Dr. Stavoe earned a BS in Biochemistry/Molecular Biology/Biotechnology and a BA in French from Michigan State University. Dr. Stavoe completed her graduate work with Dr. Daniel Colón-Ramos at Yale University, obtaining MPhil and PhD degrees in Cell Biology. Her thesis work used C. elegans to investigate the molecular mechanisms that instruct synaptic vesicle clustering during neurodevelopment. As a postdoctoral fellow in Dr. Erika Holzbaur’s lab at the University of Pennsylvania, she examined the molecular mechanisms that contribute to an age-related decrease in autophagosome biogenesis in neurons. During her postdoctoral studies, Dr. Stavoe was awarded a F32 postdoctoral training fellowship, as well as the prestigious “NIH Pathways to Independence Award” (K99/R00), both from NINDS. Dr. Stavoe joined the Department of Neurobiology and Anatomy at the McGovern Medical School at UTHealth in September 2020 and was awarded a Rising STAR Award from the UT system.
The Stavoe lab is interested in understanding how neurons maintain their homeostasis and integrity to survive the lifetime of the organism in which they live. For humans, this can mean 80+ years, but for longer-lived animals, like Galapagos tortoises and Greenland sharks, neurons might have to survive 200-400 years. The unique characteristics of neurons (their polarity, high metabolic load, and that they are post-mitotic) present additional challenges to maintaining longevity.
The Stavoe lab is particularly interested in the role of autophagy, a degradative pathway, in neurons during aging and neurodegeneration. Misregulation of autophagy has been implicated in the major age-related neurodegenerative diseases (Alzheimer’s, Parkinson’s, and Huntington’s diseases, and ALS) and neuron-specific depletion of critical autophagy genes causes neurodegeneration in mice.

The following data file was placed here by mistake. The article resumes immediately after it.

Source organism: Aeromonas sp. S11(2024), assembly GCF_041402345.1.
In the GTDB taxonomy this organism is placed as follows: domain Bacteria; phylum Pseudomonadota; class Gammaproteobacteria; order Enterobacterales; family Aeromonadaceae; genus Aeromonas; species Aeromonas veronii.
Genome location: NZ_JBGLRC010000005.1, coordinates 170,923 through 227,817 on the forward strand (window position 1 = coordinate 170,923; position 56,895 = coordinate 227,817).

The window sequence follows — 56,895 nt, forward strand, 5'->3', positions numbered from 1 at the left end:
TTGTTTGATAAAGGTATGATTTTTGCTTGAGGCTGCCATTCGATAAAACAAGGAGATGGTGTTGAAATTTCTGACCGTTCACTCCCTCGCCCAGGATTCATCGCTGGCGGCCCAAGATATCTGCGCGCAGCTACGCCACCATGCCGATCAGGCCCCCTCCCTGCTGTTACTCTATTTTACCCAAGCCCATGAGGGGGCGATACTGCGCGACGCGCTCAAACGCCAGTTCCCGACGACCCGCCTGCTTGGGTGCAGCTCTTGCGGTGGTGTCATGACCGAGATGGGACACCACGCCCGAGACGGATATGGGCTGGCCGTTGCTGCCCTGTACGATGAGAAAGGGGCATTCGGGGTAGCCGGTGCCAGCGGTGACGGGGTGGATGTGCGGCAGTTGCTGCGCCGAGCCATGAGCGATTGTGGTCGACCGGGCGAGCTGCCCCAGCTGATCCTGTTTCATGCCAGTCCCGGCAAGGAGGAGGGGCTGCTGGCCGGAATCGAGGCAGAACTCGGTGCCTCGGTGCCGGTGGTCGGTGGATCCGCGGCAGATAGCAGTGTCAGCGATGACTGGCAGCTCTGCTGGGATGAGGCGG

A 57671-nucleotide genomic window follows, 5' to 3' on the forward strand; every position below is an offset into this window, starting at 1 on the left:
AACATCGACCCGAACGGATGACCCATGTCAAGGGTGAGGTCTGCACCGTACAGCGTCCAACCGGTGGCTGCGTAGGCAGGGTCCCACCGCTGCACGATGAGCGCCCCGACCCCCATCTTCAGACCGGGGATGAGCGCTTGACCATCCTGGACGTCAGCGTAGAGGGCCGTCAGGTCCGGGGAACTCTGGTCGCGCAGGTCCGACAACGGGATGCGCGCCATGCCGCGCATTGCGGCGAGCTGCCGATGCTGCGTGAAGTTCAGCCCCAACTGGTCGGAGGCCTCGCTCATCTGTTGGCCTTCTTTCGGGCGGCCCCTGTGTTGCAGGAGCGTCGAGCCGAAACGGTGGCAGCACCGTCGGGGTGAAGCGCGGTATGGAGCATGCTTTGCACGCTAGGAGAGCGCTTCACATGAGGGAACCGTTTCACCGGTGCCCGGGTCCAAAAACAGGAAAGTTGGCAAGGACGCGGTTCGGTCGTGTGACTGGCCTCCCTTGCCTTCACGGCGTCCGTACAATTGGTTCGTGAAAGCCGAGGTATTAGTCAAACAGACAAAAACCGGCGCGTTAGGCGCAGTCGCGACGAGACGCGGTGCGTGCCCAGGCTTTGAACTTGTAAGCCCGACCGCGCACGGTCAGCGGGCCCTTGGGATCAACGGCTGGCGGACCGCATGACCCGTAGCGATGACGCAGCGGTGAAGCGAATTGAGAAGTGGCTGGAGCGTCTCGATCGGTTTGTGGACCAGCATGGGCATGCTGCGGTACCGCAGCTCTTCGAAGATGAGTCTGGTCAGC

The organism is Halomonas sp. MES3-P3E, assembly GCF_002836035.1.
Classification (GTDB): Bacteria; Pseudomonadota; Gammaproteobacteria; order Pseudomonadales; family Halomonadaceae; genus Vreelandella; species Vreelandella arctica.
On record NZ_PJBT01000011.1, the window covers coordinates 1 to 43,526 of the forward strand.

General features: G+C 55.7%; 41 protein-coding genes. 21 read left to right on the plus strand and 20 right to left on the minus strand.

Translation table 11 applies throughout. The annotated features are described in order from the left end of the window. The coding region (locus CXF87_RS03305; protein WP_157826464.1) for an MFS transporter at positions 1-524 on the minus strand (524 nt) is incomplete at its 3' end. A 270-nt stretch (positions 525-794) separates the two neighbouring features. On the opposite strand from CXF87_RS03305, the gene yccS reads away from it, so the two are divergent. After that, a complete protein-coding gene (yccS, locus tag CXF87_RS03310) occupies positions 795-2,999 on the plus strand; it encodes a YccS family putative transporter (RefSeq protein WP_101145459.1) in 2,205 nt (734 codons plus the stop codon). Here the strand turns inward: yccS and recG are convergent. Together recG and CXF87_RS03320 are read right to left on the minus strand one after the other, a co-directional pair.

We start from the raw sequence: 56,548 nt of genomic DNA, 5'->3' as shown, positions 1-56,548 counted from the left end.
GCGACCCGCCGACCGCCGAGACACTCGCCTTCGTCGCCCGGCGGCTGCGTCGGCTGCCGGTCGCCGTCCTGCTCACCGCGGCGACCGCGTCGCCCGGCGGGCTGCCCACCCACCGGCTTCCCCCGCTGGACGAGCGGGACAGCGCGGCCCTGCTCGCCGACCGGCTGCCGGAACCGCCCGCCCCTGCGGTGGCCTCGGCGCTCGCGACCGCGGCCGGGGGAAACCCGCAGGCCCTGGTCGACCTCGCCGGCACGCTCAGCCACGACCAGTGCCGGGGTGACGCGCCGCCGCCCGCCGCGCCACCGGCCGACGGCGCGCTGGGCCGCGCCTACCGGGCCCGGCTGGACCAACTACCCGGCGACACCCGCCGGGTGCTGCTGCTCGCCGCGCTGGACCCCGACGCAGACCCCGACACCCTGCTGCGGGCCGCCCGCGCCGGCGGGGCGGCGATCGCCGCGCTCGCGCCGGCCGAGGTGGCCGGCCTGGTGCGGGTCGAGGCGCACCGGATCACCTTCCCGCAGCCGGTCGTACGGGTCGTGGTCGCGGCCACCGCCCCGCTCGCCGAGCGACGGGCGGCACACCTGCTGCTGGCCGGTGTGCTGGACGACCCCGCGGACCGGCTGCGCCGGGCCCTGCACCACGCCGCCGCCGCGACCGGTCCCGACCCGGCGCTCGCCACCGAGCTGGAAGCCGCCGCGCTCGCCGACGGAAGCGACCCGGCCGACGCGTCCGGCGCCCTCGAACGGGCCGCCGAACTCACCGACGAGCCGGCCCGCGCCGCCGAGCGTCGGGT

We aim to identify and understand how autophagy is exquisitely regulated in neurons so that we can modulate neuronal autophagy, aspiring to provide therapeutic targets for neurodegenerative diseases. We identify the molecular mechanisms that control neuronal autophagy, both temporally and spatially in the neuron. In addition, we examine the different stages of autophagy, from autophagosome biogenesis to degradation of contents, to understand how the entire autophagy pathway changes in neurons with age. The Stavoe lab uses advanced, multi-color, live-cell and live-animal microscopy, in addition to biochemical, molecular biology, and genetic techniques to answer these questions. We use primary neuron culture from mice, complemented with the genetic tractability and in vivo imaging feasibility of C. elegans.
Stavoe, AKH and Holzbaur, ELF. Live Imaging of Autophagosome Biogenesis and Maturation in Primary Neurons. “Imaging and Quantifying Neuronal Autophagy,” Neuromethods, Springer Nature Series. 2019. In press.